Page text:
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The prophecies of Malachy

Part of “Pseudoscience A to Z”, a series of articles in the Skeptics Canada newsletter.

Malachy O’Morgair is known today as Saint Malachy, and like many saints, he had humble beginnings.

The son of a teacher, he lived in the northern Irish county of Armagh from 1094 to1148, worked his way up the priesthood, and eventually became bishop. If not for the intervention of a Benedictine monk named Arnold de Wyon he might be consigned to relative obscurity, but a quick perusal of the Internet indicates that even today controversy swirls around him, especially among breakaway groups who believe that Roman Catholicism has strayed from the true path. (One such group, which runs the website, has even elected its own Pope.)

Saint Malachy’s holy status rests upon the prophecies attributed to him, which were allegedly discovered in the Vatican archives by the aforementioned de Wyon in 1590, a rather significant date as we shall see.

His 112 prophecies deal primarily with descriptions of future Popes, right up until the last one before the end of the world. According to most interpretations the current Pope Benedict is the penultimate pontiff, so I may be renting a backhoe this weekend and starting on the shelter.

Just as with the prophecies of Nostradamus, most of the prognostications of Saint Malachy are vague snippets which could be adapted to almost any circumstance. However, two are so specificc that one might question their provenance or consider them evidence of genuine revelation. One predicts that the English will persecute Ireland, which is correct, and the other says that England will eventually revert to Catholicism.

If we look back at the date of de Wynon’s discovery we see the problems. England did indeed persecute Ireland, and it began with an invasion by Henry II in 1171, 23 years after Malachy’s death. So is this a true prophecy? Perhaps, though it would be easier explained as hindsight by a later chronicler. Ironically, the invasion was apparently fully authorized by the only English Pope, Adrian IV, as a means of reforming the church in Ireland.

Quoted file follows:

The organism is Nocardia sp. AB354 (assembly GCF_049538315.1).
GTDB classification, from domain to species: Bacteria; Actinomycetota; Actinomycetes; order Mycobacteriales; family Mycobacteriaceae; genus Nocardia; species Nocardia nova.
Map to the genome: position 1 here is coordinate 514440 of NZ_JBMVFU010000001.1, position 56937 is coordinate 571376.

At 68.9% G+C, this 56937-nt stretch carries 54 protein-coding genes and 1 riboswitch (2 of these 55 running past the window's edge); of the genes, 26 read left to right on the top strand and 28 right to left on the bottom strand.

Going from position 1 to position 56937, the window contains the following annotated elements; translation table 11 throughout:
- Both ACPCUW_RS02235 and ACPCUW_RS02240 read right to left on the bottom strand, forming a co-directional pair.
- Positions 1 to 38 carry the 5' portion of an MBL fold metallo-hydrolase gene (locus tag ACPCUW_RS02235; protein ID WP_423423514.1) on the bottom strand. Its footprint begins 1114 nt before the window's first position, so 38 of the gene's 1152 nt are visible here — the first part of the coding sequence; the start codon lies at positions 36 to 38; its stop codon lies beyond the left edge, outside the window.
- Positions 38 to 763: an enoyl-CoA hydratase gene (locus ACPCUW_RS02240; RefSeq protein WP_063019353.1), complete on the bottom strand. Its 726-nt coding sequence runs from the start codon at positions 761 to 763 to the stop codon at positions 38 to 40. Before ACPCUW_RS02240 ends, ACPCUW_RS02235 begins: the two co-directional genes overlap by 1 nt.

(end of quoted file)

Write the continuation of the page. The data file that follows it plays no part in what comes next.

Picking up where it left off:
The gift of hindsight is glaringly obvious in the second prophecy, that of the return of Catholicism to England. In order for it to be restored it must first be tossed out. So how did Malachy know that England would reject Catholicism? Significantly, this turning-away does not seem to be mentioned in any of the prophecies I turned up. That did not occur until Henry VIII had his famous dust-up with Rome in the 1530s, which brought about the Church of England. As mentioned previously, de Wynon brought the document to light in 1590, which makes the whole thing look a little less like iron-clad proof of St. Malachy’s prognosticative abilities and more of de Wynon’s attempt to shore up church influence, with perhaps some level of personal gain in the bargain.

Such nefarious business is not without precedent. For another example of this kind of maneuvering, look up the Donation of Constantine on the Internet. A concise analysis is available at the following web address:

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